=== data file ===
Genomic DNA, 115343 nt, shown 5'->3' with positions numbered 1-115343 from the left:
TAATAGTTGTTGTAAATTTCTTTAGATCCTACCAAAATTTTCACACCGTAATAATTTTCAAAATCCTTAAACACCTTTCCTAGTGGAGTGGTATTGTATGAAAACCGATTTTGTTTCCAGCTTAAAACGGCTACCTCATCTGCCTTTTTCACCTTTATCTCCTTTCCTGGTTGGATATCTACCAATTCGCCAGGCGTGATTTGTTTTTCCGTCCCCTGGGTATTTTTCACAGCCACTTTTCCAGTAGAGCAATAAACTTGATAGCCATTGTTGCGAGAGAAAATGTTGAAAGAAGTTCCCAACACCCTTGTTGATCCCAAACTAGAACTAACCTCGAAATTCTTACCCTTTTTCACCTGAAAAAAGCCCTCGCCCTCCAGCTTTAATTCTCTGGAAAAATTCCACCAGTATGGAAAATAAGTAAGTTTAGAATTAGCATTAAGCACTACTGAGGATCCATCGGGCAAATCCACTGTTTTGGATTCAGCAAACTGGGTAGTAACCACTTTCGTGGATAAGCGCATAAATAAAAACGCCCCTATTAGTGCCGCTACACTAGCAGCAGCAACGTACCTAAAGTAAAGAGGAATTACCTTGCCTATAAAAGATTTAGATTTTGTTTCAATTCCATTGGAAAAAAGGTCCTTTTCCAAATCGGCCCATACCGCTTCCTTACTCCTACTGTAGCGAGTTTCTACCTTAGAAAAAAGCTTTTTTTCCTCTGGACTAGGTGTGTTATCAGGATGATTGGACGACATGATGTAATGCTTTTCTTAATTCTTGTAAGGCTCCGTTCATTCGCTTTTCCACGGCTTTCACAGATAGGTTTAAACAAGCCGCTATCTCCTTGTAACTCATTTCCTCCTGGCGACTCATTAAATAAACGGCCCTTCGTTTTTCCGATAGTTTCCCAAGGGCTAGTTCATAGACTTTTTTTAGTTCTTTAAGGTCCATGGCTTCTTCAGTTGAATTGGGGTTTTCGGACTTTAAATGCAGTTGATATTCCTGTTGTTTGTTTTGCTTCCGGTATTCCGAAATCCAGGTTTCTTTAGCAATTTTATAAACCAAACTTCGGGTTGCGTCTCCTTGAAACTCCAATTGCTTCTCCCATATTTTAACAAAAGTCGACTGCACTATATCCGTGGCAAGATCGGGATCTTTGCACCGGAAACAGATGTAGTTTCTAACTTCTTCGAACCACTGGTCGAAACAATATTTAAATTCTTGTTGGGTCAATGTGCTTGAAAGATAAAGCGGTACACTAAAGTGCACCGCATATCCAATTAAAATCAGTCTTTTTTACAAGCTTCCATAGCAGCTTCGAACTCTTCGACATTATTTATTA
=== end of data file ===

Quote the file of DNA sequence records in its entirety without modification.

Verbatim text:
Genomic DNA, 115343 nt, shown 5'->3' with positions numbered 1-115343 from the left:
TAATAGTTGTTGTAAATTTCTTTAGATCCTACCAAAATTTTCACACCGTAATAATTTTCAAAATCCTTAAACACCTTTCCTAGTGGAGTGGTATTGTATGAAAACCGATTTTGTTTCCAGCTTAAAACGGCTACCTCATCTGCCTTTTTCACCTTTATCTCCTTTCCTGGTTGGATATCTACCAATTCGCCAGGCGTGATTTGTTTTTCCGTCCCCTGGGTATTTTTCACAGCCACTTTTCCAGTAGAGCAATAAACTTGATAGCCATTGTTGCGAGAGAAAATGTTGAAAGAAGTTCCCAACACCCTTGTTGATCCCAAACTAGAACTAACCTCGAAATTCTTACCCTTTTTCACCTGAAAAAAGCCCTCGCCCTCCAGCTTTAATTCTCTGGAAAAATTCCACCAGTATGGAAAATAAGTAAGTTTAGAATTAGCATTAAGCACTACTGAGGATCCATCGGGCAAATCCACTGTTTTGGATTCAGCAAACTGGGTAGTAACCACTTTCGTGGATAAGCGCATAAATAAAAACGCCCCTATTAGTGCCGCTACACTAGCAGCAGCAACGTACCTAAAGTAAAGAGGAATTACCTTGCCTATAAAAGATTTAGATTTTGTTTCAATTCCATTGGAAAAAAGGTCCTTTTCCAAATCGGCCCATACCGCTTCCTTACTCCTACTGTAGCGAGTTTCTACCTTAGAAAAAAGCTTTTTTTCCTCTGGACTAGGTGTGTTATCAGGATGATTGGACGACATGATGTAATGCTTTTCTTAATTCTTGTAAGGCTCCGTTCATTCGCTTTTCCACGGCTTTCACAGATAGGTTTAAACAAGCCGCTATCTCCTTGTAACTCATTTCCTCCTGGCGACTCATTAAATAAACGGCCCTTCGTTTTTCCGATAGTTTCCCAAGGGCTAGTTCATAGACTTTTTTTAGTTCTTTAAGGTCCATGGCTTCTTCAGTTGAATTGGGGTTTTCGGACTTTAAATGCAGTTGATATTCCTGTTGTTTGTTTTGCTTCCGGTATTCCGAAATCCAGGTTTCTTTAGCAATTTTATAAACCAAACTTCGGGTTGCGTCTCCTTGAAACTCCAATTGCTTCTCCCATATTTTAACAAAAGTCGACTGCACTATATCCGTGGCAAGATCGGGATCTTTGCACCGGAAACAGATGTAGTTTCTAACTTCTTCGAACCACTGGTCGAAACAATATTTAAATTCTTGTTGGGTCAATGTGCTTGAAAGATAAAGCGGTACACTAAAGTGCACCGCATATCCAATTAAAATCAGTCTTTTTTACAAGCTTCCATAGCAGCTTCGAACTCTTCGACATTATTTATTA